, which made it a veritable economic powerhouse. The linen industry was one of the backbones of this economy, but there were also major producers of things like carbonated soft drinks, cigarettes and whiskey (Belfast was once the largest producer of the stuff – now not a single drop of it is made here). The other key industry was of course the harbour and in particular its shipyards. The exhibition design is a mix of texts and images, as well as plenty of projections and CGI (computer-generated imagery). But it gets much, much better.
The shipyard proper is the next theme in Gallery 2. It gets more interactive here – and I suppose kids would have fun playing the match-the-rivets game through an interactive walk-in projection. Hi-tech meets kids' game. There's also lot's of more serious technical background info about the engineering side, a model of Thompson Graving Dock (see Titanic Quarter)
, an operational model of the gantry (you can navigate one of its cranes by pushing buttons) and so on. The Titanic's design is already picked up here too – as well as Harland & Wolff's other achievements
But the first true highpoint (literally even) of the Shipyard Gallery is the replica of one of the pillars of the gantry that Titanic and Olympic were constructed under. First you stare up at it, then you take a lift up to see it from above too – it can make you giddy looking down, and that's despite the fact that it's actually scaled down in size by a third or so, according to one of the TitanicBelfast's staff (there are people stationed at various points in the exhibition ready to help and answer questions).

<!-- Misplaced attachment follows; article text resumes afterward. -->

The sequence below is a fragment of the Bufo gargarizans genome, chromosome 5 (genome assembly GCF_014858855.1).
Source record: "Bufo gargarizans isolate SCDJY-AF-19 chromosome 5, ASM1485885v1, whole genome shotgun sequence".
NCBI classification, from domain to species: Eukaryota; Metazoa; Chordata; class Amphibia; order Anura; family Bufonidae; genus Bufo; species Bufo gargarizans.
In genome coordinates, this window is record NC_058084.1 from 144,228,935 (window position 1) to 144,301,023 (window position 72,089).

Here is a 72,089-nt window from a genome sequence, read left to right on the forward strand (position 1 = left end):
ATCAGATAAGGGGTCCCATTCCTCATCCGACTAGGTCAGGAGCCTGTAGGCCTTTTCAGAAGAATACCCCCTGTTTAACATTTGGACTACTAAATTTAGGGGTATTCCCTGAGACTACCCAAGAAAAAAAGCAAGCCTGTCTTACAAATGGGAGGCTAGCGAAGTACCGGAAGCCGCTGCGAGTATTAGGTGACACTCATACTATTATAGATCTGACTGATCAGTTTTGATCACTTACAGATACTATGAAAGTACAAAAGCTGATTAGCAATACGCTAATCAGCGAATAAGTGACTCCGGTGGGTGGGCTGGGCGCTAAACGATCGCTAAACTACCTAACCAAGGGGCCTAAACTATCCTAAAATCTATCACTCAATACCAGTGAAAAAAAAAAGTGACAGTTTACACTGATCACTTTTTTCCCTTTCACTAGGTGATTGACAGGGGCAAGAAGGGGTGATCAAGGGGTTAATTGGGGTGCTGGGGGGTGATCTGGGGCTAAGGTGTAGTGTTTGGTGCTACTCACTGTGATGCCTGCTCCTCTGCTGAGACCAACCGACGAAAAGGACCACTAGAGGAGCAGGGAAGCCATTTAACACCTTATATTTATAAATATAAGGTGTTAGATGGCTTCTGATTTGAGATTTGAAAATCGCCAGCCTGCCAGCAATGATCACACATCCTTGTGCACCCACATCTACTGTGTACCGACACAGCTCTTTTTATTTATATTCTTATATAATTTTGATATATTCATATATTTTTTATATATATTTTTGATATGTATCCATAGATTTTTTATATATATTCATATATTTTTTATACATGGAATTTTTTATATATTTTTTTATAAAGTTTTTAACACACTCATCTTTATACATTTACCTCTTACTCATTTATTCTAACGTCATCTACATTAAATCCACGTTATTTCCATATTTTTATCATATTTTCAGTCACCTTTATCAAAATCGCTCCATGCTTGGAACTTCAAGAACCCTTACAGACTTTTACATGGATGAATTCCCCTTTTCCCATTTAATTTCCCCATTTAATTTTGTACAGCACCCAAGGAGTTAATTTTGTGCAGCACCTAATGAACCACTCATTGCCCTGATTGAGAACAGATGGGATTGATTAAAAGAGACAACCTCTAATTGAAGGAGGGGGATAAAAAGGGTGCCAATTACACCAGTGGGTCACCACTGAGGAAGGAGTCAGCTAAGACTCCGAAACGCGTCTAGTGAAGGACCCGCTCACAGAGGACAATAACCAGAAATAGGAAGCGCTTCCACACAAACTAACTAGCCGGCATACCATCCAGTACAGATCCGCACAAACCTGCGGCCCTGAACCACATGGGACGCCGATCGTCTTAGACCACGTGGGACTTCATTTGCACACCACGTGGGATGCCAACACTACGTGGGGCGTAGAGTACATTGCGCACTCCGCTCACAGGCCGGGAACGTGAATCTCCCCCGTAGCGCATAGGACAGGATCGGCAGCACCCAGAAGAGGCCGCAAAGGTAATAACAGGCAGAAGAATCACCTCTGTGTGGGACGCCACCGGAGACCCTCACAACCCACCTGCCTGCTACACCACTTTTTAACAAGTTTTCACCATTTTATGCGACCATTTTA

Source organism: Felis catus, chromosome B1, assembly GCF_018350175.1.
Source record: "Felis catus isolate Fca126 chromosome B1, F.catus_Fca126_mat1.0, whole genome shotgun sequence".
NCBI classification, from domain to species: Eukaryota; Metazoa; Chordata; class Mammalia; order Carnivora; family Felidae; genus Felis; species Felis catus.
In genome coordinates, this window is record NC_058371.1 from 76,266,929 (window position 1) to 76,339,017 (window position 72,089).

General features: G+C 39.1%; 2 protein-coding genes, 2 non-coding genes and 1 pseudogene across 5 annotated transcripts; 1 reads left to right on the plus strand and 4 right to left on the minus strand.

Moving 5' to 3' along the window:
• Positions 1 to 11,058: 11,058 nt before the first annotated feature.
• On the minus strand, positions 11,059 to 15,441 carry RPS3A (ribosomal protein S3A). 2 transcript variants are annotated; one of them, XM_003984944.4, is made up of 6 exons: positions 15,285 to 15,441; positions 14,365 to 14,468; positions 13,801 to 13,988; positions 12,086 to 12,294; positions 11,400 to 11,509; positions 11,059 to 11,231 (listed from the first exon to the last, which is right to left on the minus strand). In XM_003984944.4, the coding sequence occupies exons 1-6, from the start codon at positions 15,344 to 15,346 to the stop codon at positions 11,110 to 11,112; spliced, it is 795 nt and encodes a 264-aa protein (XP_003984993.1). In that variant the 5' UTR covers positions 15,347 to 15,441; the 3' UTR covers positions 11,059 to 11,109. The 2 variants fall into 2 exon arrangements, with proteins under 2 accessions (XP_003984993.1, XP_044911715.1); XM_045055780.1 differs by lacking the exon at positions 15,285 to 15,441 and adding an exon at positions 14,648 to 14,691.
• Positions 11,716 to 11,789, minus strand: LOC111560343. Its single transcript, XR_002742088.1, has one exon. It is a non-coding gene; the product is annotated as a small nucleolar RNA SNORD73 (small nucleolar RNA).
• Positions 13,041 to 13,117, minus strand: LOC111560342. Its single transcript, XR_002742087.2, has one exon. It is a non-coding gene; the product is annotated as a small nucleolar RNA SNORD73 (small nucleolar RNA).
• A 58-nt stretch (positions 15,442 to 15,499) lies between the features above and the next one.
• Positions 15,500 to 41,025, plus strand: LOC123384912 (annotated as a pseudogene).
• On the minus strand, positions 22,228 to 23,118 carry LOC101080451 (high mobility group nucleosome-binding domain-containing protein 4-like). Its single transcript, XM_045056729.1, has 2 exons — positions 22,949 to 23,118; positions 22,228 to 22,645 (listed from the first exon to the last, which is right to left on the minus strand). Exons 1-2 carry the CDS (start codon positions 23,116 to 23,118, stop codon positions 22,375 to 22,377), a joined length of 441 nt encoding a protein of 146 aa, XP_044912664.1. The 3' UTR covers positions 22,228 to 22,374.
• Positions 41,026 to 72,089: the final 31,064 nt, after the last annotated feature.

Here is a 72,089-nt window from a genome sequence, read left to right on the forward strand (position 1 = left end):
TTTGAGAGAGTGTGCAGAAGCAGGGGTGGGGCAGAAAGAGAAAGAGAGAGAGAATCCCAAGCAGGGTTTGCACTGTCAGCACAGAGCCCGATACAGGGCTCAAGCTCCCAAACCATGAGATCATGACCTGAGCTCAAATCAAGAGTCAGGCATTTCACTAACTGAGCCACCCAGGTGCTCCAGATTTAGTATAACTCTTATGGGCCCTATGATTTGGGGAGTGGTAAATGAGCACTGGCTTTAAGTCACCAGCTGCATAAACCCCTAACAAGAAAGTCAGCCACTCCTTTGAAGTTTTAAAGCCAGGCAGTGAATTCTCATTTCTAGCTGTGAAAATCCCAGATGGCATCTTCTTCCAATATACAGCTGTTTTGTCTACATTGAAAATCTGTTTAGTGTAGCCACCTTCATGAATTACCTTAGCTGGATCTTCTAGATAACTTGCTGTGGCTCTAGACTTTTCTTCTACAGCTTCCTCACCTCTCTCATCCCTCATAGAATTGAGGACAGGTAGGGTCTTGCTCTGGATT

From up here – another highlight! – the funfair part of the experience departs: the Shipyard Ride. You board one of several "cars" that then glide through full-scale ensembles of various parts of shipyard workshops, past a ship's rudder, smithy furnaces and so on, all enhanced by audiovisuals, before depositing visitors back at the more conventional exhibition, which continues with Gallery 3.